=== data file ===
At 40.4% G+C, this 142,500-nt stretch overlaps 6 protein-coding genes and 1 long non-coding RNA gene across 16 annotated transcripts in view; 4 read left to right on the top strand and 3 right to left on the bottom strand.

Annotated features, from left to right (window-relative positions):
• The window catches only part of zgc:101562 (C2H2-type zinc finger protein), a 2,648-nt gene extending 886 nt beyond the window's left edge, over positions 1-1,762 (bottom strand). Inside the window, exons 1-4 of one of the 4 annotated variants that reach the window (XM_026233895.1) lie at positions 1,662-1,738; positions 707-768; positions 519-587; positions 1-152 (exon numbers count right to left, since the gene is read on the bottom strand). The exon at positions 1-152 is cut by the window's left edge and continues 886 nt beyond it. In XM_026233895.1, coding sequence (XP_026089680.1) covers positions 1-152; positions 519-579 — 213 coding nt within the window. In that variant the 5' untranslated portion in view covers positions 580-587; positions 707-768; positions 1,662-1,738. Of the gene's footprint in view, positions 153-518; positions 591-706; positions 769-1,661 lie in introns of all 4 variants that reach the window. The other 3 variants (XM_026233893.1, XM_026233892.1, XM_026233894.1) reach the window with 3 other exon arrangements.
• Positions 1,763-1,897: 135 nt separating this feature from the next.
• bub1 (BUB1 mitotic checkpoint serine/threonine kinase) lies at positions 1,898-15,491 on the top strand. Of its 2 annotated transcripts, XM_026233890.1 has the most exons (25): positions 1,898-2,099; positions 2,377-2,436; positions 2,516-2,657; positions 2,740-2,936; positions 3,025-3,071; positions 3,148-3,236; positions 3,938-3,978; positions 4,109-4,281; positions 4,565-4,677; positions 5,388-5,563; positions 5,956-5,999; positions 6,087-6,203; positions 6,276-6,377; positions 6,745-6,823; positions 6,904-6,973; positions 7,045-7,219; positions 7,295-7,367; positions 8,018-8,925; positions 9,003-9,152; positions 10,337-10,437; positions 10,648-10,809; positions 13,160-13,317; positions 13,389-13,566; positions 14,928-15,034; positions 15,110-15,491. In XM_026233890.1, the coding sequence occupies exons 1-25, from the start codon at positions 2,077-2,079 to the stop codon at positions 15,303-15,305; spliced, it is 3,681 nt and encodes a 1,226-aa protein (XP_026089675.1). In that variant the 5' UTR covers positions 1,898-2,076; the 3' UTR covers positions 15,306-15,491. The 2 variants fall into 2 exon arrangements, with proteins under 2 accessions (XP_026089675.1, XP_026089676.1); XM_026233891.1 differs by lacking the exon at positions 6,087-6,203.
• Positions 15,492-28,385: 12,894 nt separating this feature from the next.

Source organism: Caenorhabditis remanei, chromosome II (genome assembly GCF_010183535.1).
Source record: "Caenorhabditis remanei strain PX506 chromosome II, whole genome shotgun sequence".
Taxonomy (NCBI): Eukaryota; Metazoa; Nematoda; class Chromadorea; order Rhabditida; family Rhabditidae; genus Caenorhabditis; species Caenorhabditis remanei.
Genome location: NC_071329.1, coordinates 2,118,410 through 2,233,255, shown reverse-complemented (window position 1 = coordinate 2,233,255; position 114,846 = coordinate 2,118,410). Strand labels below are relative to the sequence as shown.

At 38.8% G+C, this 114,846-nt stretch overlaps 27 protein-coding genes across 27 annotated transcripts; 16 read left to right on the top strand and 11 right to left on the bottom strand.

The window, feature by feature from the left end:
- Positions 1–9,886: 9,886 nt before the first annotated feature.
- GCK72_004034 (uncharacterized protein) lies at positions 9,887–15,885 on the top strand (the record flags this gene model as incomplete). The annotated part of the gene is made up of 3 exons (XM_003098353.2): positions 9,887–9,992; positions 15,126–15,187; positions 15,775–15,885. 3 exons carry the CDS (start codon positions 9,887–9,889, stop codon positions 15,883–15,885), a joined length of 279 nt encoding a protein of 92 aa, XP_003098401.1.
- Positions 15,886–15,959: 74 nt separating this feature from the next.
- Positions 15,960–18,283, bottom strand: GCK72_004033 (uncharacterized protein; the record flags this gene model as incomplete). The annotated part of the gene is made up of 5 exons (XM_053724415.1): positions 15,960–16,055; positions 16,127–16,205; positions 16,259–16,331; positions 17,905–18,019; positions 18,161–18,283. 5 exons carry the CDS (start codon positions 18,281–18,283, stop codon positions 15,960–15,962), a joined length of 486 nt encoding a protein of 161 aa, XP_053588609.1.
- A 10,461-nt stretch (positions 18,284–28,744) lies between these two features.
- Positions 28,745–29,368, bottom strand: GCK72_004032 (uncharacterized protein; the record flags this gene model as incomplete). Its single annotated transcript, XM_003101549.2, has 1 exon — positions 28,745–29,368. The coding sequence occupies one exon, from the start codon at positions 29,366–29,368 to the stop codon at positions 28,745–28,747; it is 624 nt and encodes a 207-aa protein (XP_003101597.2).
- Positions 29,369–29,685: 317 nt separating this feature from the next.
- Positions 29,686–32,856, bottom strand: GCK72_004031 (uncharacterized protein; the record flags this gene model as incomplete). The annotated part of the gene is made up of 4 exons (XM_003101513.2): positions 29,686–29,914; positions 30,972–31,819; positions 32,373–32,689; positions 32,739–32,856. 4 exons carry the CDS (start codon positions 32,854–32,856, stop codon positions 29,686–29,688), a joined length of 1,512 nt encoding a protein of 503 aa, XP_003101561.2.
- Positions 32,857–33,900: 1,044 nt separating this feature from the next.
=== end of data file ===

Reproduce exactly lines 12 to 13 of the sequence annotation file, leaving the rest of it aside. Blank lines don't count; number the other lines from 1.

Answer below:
The window, feature by feature from the left end:
- Positions 1–9,886: 9,886 nt before the first annotated feature.